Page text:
Douglas E Degood

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Based primarily on anecdotal evidence, patients with reflex sympathetic dystrophy (RSD) have often been suspected of having a high degree of psychosocial disturbance prior to the onset of symptoms as well as in reaction to the disorder. In the present study, patients presenting to a pain center with RSD were compared to patients with low back (LBP) and(More)
The postoperative prescription and administration of analgesics following cardiac surgery for 50 children were compared with those of 50 adults. Six children were the only patients in the sample who were prescribed no postoperative analgesics. Overall, children were prescribed significantly fewer potent narcotics. The administration data revealed even more(More)
Recently, the Balans chair has been introduced with claims that, because of its semi-kneeling position, individuals will experience decreased low-back pain (LBP) as well as improvement in circulation. This study investigated the validity of these claims. Twenty healthy subjects were randomly assigned to one of two groups. Group 1 subjects sat in the Balans(More)
The effects of humor on increasing discomfort thresholds were tested with Transcutaneous End Nerve Stimulation (TENS). Undergraduate students (n = 31) with high or low scores on Martin and Lecourt's Situational Humor Questionnaire were randomly assigned to a humor or nonhumor condition. Discomfort thresholds for TENS were assessed before and during(More)
College students (25 men and 25 women) were randomly assigned (within sex) to each of the 4 factorial groups, based on manipulation of affect quality (positive vs. negative) and directional focus (internal vs. external) of mental imagery, and to a control group receiving no manipulation. Both imagery variables had a significant impact on pain tolerance and(More)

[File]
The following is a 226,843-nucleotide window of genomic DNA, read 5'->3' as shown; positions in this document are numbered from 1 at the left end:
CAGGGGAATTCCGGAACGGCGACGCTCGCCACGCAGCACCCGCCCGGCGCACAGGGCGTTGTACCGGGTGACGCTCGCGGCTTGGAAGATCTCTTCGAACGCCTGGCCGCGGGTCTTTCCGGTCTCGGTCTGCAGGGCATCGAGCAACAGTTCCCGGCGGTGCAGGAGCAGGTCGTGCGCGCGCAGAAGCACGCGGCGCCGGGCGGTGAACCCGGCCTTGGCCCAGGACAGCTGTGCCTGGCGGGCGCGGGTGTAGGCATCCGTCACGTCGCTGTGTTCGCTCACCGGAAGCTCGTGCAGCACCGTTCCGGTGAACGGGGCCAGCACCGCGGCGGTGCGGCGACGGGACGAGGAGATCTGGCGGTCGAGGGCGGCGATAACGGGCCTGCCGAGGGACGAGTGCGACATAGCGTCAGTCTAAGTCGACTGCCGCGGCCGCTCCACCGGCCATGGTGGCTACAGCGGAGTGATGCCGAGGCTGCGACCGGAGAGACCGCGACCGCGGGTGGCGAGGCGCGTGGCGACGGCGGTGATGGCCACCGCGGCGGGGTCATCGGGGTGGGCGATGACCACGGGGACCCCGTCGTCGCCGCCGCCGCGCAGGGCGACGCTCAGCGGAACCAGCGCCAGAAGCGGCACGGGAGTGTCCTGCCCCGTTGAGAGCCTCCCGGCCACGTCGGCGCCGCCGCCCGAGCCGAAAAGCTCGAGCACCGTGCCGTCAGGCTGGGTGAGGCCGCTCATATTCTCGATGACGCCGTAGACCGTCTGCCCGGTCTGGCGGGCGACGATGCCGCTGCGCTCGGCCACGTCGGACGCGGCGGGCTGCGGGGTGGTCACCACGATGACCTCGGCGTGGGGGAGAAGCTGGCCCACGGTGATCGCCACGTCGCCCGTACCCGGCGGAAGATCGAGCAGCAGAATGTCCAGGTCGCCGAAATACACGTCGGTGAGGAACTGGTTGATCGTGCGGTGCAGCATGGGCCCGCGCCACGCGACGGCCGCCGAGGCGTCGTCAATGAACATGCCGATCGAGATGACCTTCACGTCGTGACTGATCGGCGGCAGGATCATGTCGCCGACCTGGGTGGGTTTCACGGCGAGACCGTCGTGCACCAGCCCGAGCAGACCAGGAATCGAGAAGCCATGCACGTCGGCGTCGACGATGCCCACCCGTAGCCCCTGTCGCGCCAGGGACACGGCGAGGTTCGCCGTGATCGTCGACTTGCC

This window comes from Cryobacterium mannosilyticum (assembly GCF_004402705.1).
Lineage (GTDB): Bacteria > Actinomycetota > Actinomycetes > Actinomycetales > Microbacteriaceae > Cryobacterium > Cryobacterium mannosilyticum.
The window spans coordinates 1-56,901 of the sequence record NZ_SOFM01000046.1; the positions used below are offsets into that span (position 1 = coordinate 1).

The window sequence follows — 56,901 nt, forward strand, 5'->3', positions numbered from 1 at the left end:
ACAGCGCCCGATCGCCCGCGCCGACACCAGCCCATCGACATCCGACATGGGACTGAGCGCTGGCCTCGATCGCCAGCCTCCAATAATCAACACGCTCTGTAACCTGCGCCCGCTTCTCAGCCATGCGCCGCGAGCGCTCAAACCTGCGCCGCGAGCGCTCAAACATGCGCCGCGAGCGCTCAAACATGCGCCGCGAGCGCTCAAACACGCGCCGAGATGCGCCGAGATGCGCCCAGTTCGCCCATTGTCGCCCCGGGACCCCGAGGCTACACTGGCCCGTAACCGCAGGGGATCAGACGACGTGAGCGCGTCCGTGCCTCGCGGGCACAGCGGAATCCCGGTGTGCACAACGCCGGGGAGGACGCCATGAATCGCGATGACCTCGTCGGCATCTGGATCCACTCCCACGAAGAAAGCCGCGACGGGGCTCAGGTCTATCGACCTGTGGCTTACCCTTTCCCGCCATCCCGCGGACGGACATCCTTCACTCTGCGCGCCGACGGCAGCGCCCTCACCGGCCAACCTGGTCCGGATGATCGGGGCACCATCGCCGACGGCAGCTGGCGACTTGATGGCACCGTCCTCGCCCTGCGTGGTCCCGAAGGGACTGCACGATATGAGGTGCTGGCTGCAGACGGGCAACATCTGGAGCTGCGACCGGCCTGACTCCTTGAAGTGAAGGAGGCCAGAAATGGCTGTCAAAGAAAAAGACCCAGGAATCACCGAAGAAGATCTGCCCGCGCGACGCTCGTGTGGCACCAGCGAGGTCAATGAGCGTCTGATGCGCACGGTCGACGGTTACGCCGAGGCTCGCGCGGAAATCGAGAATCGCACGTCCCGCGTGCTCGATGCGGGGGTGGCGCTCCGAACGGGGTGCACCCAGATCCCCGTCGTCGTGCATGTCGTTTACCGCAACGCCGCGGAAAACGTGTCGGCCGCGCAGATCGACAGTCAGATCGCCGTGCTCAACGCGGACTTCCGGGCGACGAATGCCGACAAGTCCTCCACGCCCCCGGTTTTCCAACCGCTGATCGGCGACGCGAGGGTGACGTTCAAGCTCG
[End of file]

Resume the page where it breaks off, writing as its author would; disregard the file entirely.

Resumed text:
One hundred and ninety-eight patients suffering from chronic low back pain seen at the University of Virginia (U.S.) Pain Center and 117 similar patients seen at the Auckland Hospital, Auckland, New Zealand (N.Z.) Pain Clinic completed a self-report questionnaire prior to beginning comparable outpatient treatment programs. Approximately 55% of the sample(More)
The development of a new scale, the Somatic Amplification Rating Scale (SARS), for the quantification of exaggerated (nonorganic) motor, sensory, and pain responses occurring during a standardized physical examination is described. This 13-item scale, partially based on a measure of nonorganic physical signs developed by Waddell et al, was administered to(More)